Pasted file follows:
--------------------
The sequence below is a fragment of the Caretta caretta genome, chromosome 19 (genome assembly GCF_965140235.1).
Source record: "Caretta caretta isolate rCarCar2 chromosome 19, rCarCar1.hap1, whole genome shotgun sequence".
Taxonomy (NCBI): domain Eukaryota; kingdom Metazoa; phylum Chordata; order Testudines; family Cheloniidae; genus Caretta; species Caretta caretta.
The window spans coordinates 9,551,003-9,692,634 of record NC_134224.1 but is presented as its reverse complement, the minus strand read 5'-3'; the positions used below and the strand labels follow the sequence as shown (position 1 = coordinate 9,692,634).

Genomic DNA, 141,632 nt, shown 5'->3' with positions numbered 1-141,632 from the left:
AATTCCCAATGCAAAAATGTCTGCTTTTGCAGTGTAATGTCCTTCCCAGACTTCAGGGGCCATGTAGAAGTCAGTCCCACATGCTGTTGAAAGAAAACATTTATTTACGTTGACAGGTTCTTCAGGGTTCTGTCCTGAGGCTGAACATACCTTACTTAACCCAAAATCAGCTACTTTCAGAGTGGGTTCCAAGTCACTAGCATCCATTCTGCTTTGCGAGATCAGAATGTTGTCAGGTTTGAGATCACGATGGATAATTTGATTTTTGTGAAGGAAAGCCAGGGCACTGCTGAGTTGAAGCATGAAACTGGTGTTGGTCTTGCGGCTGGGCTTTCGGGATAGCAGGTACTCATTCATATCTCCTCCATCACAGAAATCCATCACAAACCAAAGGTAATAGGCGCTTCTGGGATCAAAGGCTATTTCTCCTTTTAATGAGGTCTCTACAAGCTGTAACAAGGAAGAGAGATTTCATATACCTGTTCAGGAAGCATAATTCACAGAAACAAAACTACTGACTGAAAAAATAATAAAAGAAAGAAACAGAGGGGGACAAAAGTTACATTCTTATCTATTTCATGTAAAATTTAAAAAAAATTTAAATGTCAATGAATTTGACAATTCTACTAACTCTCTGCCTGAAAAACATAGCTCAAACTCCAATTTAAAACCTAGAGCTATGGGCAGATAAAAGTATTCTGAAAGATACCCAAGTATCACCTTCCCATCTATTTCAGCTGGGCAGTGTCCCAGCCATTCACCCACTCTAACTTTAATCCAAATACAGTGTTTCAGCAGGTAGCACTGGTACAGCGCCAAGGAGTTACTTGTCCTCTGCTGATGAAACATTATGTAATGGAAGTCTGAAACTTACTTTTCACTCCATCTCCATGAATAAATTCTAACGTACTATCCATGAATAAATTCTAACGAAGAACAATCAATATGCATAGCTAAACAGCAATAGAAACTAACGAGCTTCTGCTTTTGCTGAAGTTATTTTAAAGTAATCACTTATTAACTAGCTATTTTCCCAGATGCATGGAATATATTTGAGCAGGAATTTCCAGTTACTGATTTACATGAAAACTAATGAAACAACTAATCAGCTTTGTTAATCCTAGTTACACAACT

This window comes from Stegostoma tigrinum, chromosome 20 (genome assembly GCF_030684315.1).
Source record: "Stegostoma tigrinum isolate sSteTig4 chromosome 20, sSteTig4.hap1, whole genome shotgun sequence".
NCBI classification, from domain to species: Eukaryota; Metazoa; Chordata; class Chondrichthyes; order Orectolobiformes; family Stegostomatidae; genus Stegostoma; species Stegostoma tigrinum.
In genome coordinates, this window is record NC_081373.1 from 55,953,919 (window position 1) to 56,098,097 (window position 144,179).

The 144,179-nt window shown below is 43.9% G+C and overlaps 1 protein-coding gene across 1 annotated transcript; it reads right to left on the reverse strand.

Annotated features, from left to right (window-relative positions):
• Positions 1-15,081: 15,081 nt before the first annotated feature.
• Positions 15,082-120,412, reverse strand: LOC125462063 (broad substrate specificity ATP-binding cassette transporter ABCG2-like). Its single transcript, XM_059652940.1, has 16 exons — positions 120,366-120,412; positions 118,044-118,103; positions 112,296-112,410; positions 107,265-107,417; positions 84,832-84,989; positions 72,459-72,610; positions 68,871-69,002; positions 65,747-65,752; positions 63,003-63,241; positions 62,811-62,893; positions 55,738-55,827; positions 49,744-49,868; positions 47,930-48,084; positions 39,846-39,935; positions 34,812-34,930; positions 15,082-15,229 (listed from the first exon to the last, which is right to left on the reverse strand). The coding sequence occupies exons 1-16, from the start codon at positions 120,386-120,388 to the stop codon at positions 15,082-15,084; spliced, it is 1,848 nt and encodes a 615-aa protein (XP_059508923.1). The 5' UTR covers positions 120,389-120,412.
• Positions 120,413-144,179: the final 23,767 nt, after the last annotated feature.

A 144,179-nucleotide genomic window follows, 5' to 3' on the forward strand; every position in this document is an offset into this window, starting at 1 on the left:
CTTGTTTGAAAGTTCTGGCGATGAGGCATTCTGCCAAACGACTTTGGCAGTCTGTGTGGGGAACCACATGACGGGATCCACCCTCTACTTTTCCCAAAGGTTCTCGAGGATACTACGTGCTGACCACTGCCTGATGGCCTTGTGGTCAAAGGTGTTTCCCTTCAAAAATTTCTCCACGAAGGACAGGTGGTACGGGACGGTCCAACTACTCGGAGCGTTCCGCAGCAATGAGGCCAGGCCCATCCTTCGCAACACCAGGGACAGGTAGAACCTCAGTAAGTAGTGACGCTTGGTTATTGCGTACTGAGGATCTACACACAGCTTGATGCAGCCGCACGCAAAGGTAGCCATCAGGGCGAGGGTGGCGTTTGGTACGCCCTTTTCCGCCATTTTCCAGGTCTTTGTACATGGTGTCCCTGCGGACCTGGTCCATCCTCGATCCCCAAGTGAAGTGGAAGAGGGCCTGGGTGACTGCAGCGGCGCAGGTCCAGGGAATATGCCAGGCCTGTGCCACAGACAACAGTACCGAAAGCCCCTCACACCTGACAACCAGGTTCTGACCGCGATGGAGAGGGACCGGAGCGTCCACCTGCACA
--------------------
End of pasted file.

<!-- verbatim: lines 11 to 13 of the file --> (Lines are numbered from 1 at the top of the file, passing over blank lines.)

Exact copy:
The 144,179-nt window shown below is 43.9% G+C and overlaps 1 protein-coding gene across 1 annotated transcript; it reads right to left on the reverse strand.

Annotated features, from left to right (window-relative positions):
• Positions 1-15,081: 15,081 nt before the first annotated feature.